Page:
Fear Falls Burning - Disorder Of Roots
After eight years, Belgian experimentalist Dirk Serries is bringing his much-loved Fear Falls Burning project to a close with one last dip into the blissful waters of his guitar drones. Disorder Of Roots is a deep, lush landscape of layered loops and thumping drum patterns crafted with the skill of a master, eliciting a true sense of hypnotic comfort and thoughtless relaxation. This is no simple turned-up-to-eleven ringing drone, this is a meticulously planned venture into the hinterlands of the human mind, a daring voyage into that mysterious gap between the conscious and subconscious.
More than anything, Disorder Of Roots is an enthralling emotional rollercoaster, continuously building and releasing the tension over all four parts with a skill that leaves the listener wracked and breathless by the end. You cannot simply just dip a toe into these songs, or even the album, the magic is in the aural tale that is narrated from beginning to end; to do otherwise would be to miss the point, and renders this immersive experience nonsensical and confusing.
Why is Disorder Of Roots deserving of such a high score in comparison to a number of other excellent records of late? In essence, it is the magnitude with which it envelopes the subject within its mesmeric tendrils. Few albums are able to so completely take over and block out all external thought, putting this on a par with the true greats of the genre like Earth 2 or ØØ Void. Even more so than previous Fear Falls Burning records, Disorder Of Roots is spacious enough to truly relax, yet not so drawn out as to fall into lulls of boredom.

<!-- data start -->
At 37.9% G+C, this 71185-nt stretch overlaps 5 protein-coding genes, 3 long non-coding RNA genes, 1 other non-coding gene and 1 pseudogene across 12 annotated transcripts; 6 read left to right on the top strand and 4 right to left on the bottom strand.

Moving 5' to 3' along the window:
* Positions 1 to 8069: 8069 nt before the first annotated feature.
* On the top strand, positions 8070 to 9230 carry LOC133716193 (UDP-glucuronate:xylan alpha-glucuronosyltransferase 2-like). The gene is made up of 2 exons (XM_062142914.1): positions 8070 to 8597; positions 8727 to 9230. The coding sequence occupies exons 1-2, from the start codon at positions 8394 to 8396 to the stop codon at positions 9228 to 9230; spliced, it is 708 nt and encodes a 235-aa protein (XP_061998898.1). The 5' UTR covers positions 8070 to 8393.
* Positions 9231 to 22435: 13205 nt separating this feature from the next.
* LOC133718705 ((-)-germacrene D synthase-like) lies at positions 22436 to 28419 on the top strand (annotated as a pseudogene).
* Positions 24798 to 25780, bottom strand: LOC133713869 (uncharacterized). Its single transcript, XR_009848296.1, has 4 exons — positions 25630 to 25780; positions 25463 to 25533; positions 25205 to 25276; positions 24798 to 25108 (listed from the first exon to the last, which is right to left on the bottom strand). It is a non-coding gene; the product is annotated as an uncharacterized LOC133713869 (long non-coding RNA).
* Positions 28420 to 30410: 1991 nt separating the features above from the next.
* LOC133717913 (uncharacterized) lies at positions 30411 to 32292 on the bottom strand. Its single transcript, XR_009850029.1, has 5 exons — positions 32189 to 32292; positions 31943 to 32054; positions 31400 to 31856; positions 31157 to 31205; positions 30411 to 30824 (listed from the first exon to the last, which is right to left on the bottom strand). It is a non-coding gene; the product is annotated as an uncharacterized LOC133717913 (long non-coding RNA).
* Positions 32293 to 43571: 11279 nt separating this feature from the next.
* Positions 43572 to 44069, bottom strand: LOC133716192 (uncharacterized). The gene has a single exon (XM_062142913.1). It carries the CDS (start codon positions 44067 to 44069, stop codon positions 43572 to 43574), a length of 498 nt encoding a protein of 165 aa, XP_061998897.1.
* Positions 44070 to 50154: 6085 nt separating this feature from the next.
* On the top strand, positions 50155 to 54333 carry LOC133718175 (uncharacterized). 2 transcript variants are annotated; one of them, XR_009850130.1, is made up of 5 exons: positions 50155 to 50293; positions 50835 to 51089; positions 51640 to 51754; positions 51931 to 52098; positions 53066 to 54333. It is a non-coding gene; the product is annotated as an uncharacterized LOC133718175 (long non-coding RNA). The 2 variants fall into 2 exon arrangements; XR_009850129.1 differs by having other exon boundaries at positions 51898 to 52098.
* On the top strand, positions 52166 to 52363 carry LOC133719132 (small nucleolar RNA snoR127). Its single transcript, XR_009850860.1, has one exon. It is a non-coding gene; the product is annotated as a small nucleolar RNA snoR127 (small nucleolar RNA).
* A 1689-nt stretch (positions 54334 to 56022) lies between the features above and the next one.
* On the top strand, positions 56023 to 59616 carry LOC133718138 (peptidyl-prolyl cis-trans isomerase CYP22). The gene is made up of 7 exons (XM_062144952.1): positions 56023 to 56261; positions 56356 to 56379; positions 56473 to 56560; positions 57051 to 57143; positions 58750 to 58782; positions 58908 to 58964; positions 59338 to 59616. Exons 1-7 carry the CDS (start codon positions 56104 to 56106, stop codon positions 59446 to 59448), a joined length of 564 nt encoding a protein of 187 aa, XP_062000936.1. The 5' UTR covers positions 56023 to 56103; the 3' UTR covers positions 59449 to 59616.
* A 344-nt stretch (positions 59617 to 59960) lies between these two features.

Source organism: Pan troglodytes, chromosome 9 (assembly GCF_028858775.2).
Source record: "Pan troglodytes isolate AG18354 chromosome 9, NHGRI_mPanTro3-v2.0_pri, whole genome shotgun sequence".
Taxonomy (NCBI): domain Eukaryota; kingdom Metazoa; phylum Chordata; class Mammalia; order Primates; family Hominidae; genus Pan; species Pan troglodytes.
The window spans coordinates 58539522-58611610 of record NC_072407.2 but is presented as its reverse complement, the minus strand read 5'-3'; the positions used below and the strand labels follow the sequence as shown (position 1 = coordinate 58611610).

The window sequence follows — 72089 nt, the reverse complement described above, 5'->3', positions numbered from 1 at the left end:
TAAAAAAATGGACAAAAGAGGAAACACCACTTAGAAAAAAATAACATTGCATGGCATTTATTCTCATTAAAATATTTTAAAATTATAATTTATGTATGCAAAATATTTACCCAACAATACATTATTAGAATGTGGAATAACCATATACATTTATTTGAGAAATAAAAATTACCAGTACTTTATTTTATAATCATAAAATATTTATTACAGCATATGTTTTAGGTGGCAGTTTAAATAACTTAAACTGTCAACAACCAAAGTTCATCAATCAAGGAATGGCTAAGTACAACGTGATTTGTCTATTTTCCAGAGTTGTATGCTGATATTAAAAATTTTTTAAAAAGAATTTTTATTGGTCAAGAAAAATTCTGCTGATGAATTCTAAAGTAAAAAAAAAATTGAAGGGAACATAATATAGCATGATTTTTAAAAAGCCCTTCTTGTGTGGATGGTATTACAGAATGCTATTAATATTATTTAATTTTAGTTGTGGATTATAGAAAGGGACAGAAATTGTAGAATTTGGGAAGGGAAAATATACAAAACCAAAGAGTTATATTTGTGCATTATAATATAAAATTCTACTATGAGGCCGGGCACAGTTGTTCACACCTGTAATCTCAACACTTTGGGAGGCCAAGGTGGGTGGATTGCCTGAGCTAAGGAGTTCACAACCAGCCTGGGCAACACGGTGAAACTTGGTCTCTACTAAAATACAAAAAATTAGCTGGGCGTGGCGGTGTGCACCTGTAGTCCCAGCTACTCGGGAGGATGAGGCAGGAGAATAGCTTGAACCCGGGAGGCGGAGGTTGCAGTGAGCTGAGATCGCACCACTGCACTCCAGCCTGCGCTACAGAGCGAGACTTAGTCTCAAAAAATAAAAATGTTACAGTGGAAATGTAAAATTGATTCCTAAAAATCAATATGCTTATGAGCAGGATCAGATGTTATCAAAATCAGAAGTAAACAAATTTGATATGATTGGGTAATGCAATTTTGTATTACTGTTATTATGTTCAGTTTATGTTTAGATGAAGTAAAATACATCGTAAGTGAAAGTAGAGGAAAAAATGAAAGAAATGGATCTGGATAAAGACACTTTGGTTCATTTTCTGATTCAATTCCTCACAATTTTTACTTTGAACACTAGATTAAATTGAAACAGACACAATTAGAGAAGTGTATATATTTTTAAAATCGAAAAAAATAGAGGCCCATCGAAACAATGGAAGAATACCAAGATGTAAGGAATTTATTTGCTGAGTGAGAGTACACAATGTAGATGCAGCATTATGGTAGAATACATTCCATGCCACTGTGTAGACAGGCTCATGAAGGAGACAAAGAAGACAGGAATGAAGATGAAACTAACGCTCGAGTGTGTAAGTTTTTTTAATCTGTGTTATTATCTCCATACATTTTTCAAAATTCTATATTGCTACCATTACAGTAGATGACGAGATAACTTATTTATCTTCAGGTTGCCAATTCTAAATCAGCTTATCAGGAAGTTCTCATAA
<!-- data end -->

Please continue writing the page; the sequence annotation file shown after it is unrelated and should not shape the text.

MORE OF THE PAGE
When the disc first arrived, I sat in the middle of my living room with the music turned right up, feeling every rumble and pulse through the floor and sinking into a strange daze as the massive drones took over. Very few albums ever have such an impact, and even with expectations sky high and trepidation on full, this still managed to shock, amaze and enthral in equal parts.
The continual steps away from the pure guitar drones of He Spoke In Dead Tongues is certainly desirable in a world now full of artists recording hours of feedback, though the heavy use of drums will continue to divide the crowd. On all four tracks they are hugely prominent in the mix, at times even distracting from the swelling centrepiece of Serries' delicate loops. But the album would lose some of its impact and drive without them I believe, and become prone to the genre's biggest trap – meandering into nothingness.
And just as this journey comes to an end, one final surprise is saved for the last few minutes. After three albums and countless other releases - all fully instrumental - Michiel Eikenaar adds his piercing, demonic wails as 'I Provoke Disorder' draws to a close. Unsettling and disturbing, it took a few listens before they started to feel "right" as they cut through the sparse, distorted loops. As the piece builds up to its crushing conclusion, they meld into the vast wall of noise, becoming less like vocals in the conventional sense and more like another tortured sound.
I for one will miss Fear Falls Burning now that it has been put to bed, but in many ways Disorder Of Roots is the most fitting note on which to bow out. This comes as close to the perfection of an ideal as you or I are likely to hear for a long while.